Living in the tristate area, it is easy to become desensitized (and perhaps disgusted) by the presence of vehicles of mass transit. Hundreds of belching buses careen out of the Port Authority Bus Terminal every day. Thousands of people are carried on identical New Jersey Transit trains. Passengers of these vessels usually see them as mundane symbols of their commute – the regional, the double-deckers, the eerie yellow subway cars that slowly roll by late at night. No one really notices the intricacies of their design.
Narciso Gonzalez is one of the few people to devote his life fully to creating tributes to the regional transit authority. From the mid-1950s to his death in 2015, “Ciso” devoted his time to photographing, itemizing, and recreating the municipal vehicles of New York and New Jersey. He leaves behind a meticulously crafted, obsessive catalogue of small-scale models of vehicles, thoroughly investigating dozens of kinds of trains, buses, and municipal vehicles, painstakingly depicting their designs down to the last detail: tiny headlights, corrugated roofs on specific buses, and unique identification numbers.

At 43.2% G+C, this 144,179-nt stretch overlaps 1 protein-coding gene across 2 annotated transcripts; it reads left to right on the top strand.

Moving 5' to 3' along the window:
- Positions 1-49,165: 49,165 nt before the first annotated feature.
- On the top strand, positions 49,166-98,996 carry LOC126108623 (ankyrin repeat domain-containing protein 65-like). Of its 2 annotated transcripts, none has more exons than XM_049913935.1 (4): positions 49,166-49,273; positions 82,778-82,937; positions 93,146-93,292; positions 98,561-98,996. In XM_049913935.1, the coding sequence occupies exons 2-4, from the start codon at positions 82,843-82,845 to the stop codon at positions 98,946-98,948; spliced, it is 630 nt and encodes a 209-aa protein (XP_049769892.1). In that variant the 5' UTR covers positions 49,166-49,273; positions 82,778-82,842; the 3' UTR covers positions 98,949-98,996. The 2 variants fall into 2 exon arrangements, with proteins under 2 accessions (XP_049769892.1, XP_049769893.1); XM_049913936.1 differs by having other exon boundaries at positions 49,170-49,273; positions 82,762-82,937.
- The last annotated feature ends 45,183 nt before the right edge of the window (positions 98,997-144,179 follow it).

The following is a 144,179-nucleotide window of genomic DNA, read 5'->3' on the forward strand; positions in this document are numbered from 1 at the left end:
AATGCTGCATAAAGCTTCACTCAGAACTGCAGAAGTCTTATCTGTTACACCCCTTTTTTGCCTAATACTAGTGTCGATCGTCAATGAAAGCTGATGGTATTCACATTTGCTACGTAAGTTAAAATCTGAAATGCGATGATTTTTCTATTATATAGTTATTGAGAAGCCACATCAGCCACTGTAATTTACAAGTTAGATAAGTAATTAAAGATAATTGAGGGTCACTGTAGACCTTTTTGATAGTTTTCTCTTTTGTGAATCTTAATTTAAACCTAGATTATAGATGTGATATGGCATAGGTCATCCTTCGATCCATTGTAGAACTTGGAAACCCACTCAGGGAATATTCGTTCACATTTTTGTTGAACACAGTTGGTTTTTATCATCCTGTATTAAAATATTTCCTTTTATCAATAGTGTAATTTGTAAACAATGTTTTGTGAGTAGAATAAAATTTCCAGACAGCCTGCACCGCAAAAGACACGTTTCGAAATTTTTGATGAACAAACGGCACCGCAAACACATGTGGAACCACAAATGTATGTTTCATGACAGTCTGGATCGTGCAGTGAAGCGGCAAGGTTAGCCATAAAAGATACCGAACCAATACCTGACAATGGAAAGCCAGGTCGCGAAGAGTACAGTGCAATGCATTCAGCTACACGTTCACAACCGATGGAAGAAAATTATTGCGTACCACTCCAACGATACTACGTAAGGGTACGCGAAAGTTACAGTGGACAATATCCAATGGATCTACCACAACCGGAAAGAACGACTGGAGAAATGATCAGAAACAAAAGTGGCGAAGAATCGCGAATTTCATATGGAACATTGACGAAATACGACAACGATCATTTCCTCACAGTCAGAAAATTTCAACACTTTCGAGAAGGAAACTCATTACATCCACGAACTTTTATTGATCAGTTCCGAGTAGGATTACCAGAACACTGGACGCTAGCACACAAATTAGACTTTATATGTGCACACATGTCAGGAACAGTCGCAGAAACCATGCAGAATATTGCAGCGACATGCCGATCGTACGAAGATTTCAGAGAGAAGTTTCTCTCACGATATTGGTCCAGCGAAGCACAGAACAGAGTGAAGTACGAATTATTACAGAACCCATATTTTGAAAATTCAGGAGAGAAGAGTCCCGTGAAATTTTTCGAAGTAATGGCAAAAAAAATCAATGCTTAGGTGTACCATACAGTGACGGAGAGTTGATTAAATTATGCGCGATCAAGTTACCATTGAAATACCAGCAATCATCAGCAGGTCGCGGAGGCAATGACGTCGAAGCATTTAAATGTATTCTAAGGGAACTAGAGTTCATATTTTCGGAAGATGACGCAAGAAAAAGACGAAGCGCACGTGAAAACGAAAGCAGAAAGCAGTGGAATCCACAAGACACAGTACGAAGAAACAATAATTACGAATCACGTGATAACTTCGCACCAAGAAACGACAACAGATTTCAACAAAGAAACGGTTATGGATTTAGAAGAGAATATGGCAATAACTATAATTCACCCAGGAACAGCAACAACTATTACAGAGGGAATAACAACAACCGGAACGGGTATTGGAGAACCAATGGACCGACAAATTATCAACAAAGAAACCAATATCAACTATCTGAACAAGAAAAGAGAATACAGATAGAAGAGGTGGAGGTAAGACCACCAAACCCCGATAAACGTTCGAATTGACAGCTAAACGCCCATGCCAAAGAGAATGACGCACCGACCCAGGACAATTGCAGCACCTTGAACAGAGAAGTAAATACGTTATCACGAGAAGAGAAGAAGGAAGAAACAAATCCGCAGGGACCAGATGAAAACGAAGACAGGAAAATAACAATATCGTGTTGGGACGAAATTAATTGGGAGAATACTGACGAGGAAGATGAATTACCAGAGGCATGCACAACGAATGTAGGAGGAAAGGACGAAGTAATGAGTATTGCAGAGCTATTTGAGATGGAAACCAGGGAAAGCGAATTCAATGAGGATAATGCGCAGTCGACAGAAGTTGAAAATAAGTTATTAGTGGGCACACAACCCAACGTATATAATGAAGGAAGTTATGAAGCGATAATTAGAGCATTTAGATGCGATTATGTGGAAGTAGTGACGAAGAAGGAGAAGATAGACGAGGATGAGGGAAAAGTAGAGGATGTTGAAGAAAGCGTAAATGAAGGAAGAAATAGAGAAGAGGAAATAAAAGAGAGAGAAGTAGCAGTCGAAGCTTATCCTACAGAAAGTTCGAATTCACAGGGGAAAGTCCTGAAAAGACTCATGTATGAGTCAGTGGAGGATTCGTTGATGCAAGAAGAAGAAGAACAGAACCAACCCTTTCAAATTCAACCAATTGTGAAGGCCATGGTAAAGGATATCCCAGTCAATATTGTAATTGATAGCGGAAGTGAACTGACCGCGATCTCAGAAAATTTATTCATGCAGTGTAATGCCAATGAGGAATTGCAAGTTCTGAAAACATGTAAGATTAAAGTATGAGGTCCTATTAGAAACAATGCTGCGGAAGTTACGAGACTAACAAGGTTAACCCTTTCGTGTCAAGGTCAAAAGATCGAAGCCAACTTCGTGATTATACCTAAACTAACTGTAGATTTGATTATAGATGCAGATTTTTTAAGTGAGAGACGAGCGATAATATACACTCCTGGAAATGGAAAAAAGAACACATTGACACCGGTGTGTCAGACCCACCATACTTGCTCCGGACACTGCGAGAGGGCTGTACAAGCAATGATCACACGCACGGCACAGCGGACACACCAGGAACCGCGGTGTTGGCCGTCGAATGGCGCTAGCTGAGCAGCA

Each sculpture stands alone, but together they tell the story of one man’s journey through the history of industrial design. Gonzalez’s careful attention to detail brings to life vintage design, even for those of us who don’t recognize the particular make and model of the vehicles. Pale yellow and green coach buses feature rounded, air-stream style corners and periscope headlights. Some trains have triangular protrusions on their faces like cat ears. Sanitation trucks are kitted out with trailer hitches and tow chains, painted green and mustard yellow. Gonzalez builds volume on the exteriors of the vehicles by layering thin strips of cardboard, precisely cut to shape and size. Some of the trains feature complex patterns of corrugation on their roofs. The wheel wells on the trucks are carefully curved to arch over slightly off-kilter tires. Similar in style to the work of Chase Ferguson, who creates paper models of NYC taxis and other vehicles, Gonzalez’s sculptures chronicle a long-term and personal relationship with what are typically considered faceless vehicles of mass transit.